On occasion, the Commission adopts resolutions, such as its resolution on Terrorism and Human Rights (2001), which reiterated the importance of counter-terrorism measures, including criminal justice responses, being consistent with States' existing domestic law and international commitments. The Commission has also been apprised of migration issues which have had significant social and economic regional impact, e.g., in its Resolution 03/08 Human Rights of Migrants, International Standards and the Return Directive of the European Union. One issue of especial concern across the region is the welfare of children and adolescents who are often victims of different forms of violence which occur in their communities, attributable both to armed groups (which may be involved in organized crime and/or terrorism related activities) as well as by State officials responding to such violence. In this regard, the Commission published a report, Violence, Children and Organized Crime in 2015 (OEA/Ser.L/V/II, dated 11 November 2015). On occasion, the impact on children is used as a trigger by the Court to examine terrorism-related issues.
In addition, as with the United Nations and some other regional human rights systems, the inter-American system, through the Commission, has a number of thematic rapporteurs who have dealt with such issues as non-discrimination, basic due process and procedural safeguards, conditions of detention in immigration facilities, and the obligation to ensure that persons at risk of persecution are not returned to their countries, including in counter-terrorism related contexts.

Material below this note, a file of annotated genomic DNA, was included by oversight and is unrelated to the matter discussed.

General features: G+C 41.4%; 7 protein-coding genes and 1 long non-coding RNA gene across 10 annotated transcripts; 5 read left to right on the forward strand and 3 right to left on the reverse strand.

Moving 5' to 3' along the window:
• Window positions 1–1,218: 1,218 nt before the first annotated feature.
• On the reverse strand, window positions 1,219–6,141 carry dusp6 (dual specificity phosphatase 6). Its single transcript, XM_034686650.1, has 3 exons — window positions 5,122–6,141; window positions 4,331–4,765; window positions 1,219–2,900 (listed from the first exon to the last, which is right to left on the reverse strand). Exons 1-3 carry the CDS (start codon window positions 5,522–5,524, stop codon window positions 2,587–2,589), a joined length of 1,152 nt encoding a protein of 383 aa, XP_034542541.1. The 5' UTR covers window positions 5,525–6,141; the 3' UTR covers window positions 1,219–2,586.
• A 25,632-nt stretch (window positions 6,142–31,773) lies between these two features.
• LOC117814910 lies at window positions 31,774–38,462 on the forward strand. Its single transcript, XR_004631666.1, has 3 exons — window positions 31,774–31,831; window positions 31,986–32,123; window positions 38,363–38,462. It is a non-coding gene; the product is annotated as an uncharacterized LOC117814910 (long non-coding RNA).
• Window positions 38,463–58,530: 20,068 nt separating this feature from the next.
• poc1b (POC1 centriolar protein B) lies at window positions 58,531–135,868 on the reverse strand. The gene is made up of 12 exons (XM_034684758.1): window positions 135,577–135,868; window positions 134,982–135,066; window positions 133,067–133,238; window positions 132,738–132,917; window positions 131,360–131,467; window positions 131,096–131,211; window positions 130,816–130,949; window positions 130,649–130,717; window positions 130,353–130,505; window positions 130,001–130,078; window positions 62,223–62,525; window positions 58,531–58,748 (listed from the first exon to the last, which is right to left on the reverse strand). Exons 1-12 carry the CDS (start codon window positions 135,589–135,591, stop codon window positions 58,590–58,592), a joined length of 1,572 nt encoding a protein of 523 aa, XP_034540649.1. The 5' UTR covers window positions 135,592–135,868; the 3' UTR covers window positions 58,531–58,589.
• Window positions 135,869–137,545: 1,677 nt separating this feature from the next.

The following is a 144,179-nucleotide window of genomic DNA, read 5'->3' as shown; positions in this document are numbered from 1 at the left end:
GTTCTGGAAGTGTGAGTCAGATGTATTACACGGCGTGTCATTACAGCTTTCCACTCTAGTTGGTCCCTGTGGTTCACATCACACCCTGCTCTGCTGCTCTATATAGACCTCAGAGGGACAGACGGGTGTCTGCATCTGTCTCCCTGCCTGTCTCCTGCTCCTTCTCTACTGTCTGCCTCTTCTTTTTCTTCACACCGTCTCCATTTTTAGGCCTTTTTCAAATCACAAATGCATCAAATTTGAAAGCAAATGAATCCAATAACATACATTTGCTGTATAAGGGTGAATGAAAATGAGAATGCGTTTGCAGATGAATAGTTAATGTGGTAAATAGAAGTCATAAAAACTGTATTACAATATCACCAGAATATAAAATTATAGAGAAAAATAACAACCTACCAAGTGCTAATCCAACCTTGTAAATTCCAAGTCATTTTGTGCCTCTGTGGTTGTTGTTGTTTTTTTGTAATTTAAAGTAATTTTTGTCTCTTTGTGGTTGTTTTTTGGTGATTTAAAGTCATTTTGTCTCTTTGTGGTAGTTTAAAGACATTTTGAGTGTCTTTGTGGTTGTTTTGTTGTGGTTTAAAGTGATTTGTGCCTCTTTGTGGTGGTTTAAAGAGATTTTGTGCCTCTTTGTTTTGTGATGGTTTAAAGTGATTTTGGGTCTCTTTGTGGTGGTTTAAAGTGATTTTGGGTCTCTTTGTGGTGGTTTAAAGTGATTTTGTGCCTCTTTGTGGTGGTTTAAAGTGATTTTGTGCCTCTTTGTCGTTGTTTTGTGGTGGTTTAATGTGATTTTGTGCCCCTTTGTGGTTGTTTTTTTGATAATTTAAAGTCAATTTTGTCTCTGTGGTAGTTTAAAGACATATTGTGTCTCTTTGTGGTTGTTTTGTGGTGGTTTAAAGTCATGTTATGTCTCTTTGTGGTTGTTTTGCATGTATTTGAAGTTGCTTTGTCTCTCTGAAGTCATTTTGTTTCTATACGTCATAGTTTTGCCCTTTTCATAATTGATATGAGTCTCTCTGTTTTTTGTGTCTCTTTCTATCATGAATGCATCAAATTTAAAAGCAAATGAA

The Inter-American Court of Human Rights (IACtHR) was established shortly after the American Convention on Human Rights came into force in 1979. It has jurisdiction over both adjudicatory as well as advisory cases regarding the application and interpretation of the American Convention. With respect to its judicial function, only the Commission and those States parties to the American Convention that have recognized the jurisdiction of the Court are authorized to submit a case to the Court and then only if the prior procedure before the Commission has been exhausted.
As a legal source, the Court has a well-established and influential body of case law which, like the jurisprudence of the other regional courts, is sometimes drawn upon to inform the development of legal instruments and to assist in the determination of cases outside of its own regional geographical area. The Court has been robust in its enforcement of the American Convention as well as other specialized human rights conventions within the Inter-American system. More generally, its jurisprudence has put pressure upon OAS Member States within its jurisdiction to increasingly incorporate international and regional human rights law obligations within their domestic legal orders, through constitutional, legal, jurisdictional, and political means.